Based on your description, you have not been served. In light of the situation, however, you may not want to avoid responding - in order to move this forward. If you are both in agreement regarding the divorce, you may be able to afford an attorney to file an answer and prepare a decree, since you have no children or property. In fact you could agree to split the cost with her.
The above answer does not create an attorney/client relationship. These responses are merely intended to provide general information about the question asked. Frequently, the question does not include important facts that, if known, could significantly change the answer. Information provided on this site should not be used as a substitute for competent legal advice from a licensed attorney in your community. The law changes frequently and varies from state to state. You should verify and confirm any information provided with an attorney licensed in your state
Dodging the problem won't solve anything. As my colleague mentioned you should amicably resolve this issue. I suggest that you search online for Legal Aid or other organizations that assist low income individuals with obtaining a divorce.
This answer is for general informational purposes only. No attorney-client relationship is formed nor should any such relationship be implied. It is always recommended that you contact an attorney licensed in your state, that practices in the relevant area of law, to schedule an in-person consultation.
You technically have not been served as the other attorneys have mentioned. However, as they also mentioned you can work out an agreement with your wife and make this amicable. Also, look up various legal aid clinics in your area. Some may be able to help you with forms while others may help with representation.
Communication through this web site does not establish an attorney-client relationship with Welsh Law Firm. Therefore, we cannot agree to maintain the confidentiality of communications sent through this web site. Our professional obligations require that before accepting any new client or new matter, we must determine whether there are any actual or potential conflicts with any of our existing or former clients.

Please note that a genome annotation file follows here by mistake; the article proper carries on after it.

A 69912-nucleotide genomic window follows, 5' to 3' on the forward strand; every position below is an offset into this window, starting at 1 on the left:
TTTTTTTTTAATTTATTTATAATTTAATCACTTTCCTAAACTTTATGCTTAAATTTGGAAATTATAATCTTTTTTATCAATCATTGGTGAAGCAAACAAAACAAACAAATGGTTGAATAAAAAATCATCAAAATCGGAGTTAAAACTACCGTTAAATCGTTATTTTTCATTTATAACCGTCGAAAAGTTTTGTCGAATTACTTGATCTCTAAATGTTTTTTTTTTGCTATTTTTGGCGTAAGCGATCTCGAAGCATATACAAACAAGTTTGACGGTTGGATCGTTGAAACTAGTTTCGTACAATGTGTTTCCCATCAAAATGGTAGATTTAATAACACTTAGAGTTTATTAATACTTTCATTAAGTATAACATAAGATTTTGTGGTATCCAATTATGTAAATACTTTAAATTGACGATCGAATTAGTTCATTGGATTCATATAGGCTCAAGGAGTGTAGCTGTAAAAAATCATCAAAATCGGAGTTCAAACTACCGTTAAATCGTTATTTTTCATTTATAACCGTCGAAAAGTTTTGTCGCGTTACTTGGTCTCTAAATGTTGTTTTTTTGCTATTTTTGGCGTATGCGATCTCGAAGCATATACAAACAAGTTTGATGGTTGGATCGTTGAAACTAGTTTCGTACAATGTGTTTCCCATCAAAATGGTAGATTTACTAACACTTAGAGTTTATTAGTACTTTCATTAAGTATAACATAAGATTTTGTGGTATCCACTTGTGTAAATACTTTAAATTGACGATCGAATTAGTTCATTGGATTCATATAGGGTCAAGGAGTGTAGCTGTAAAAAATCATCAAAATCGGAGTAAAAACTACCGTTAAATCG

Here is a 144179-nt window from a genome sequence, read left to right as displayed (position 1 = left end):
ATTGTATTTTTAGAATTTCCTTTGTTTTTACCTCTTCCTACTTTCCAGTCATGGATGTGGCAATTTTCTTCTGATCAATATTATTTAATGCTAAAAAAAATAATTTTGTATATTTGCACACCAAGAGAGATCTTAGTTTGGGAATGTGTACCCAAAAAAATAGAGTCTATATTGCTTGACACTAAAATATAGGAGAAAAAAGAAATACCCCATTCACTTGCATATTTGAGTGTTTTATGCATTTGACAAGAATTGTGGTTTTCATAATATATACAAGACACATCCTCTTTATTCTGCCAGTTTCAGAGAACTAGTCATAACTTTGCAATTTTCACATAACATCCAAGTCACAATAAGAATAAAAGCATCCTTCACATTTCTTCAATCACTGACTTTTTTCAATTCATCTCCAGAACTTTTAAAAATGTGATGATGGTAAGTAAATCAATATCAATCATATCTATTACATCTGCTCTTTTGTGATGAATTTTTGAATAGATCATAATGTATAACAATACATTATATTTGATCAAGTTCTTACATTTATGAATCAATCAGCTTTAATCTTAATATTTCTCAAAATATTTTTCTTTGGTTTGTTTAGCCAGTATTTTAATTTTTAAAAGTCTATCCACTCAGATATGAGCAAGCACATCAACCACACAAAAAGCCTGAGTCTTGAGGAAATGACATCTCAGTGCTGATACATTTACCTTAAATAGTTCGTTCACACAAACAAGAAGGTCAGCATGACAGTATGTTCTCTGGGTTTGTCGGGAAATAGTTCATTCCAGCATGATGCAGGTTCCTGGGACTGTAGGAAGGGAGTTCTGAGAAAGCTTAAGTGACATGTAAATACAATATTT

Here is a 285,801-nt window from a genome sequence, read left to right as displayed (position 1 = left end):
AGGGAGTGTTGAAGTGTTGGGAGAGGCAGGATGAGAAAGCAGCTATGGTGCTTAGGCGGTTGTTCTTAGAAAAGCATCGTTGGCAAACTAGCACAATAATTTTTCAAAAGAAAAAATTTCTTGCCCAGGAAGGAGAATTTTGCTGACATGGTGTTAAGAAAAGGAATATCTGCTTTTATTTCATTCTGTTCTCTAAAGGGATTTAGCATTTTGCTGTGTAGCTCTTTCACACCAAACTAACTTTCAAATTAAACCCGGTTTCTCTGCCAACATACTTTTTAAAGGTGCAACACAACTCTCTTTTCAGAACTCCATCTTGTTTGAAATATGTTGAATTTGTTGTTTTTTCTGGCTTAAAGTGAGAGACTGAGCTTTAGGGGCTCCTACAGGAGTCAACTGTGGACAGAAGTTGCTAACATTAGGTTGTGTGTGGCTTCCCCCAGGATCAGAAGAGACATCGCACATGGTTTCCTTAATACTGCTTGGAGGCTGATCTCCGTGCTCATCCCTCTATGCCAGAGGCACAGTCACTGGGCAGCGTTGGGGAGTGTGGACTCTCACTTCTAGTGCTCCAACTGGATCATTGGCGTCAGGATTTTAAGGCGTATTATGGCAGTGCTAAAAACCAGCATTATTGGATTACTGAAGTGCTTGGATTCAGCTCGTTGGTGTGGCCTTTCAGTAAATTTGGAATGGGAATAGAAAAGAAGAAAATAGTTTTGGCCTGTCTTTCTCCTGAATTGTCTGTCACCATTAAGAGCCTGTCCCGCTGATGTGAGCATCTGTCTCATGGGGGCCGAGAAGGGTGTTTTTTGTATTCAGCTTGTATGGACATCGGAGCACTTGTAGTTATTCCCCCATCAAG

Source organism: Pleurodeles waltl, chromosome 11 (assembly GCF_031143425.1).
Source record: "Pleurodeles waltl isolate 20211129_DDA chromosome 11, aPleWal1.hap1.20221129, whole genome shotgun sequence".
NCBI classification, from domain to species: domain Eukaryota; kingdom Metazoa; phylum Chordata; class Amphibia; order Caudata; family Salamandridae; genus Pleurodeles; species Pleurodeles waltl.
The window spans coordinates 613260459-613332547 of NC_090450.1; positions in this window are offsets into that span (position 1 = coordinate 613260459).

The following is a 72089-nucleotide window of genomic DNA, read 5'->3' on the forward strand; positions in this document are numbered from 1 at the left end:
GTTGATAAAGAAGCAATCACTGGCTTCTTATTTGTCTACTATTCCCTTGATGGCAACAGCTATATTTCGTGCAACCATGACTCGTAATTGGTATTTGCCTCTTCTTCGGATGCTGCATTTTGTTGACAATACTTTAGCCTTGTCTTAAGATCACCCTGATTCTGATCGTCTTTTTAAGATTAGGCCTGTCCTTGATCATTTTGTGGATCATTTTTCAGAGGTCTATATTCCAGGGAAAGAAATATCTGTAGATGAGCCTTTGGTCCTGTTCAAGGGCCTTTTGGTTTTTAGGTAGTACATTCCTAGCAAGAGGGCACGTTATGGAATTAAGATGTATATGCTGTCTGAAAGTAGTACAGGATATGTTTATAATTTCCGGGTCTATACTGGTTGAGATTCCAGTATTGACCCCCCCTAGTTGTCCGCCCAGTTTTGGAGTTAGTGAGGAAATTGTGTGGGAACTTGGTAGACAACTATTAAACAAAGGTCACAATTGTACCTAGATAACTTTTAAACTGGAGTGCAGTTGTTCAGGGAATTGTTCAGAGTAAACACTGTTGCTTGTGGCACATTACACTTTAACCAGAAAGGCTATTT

Rule 106(a) of the Texas Rules of Civil Procedure specifically state that you can be served by registered or certified mail, return receipt requested. It is common for no-children/no-property divorce citations to be served by certified mail. If she mailed it to you herself, then you have not been served (Texas Rule of CIvil Procedure 103). However, if the District Clerk mailed it for her, when you signed the green card, service was complete.
You can confirm this at this web site: http://courts.dallascounty.org/default.aspx. Click on "Family District Case Information" and search either by cause number or by party name. You will see whether according to the District Clerk's records, you have been served.
If you have been served, you must file an answer or she will be able to get a default judgment against you. The deadline for filing an answer is computed like this: Count 20 days from the day you signed the green card, then go to the next Monday. You have until 10:00 a.m. on that Monday to file your original answer.
You say there are no children and no property. But property includes debt. If she obtains a default judgment against you, who knows how the debt will be distributed?
You can file an answer yourself. The law library at the district court house (2d floor) has a form you can fill out and file with the District Clerk's office on the first floor. There is no fee for filing an answer, although they might charge you a few cents for the answer form.
When you file your answer, take the original and two copies with you. The District Clerk will keep the first copy and, after date-stamping them, return the other two to you. Mail one of the copies to your wife's attorney. Keep the other one in your file.
Once you have an answer on file, find an attorney. The Dallas Volunteer Attorney Program (DVAP) can provide free attorneys but probably won't in your case. They don't have enough attorneys and staffing cases that involve no assets and no children is a low priority. If you have no children and no property, a divorce does not have to be expensive. At the very least, hire an attorney for the limited purpose of reviewing any document before you sign it.
A weekly guide with tips and legal advice for each stage of the process.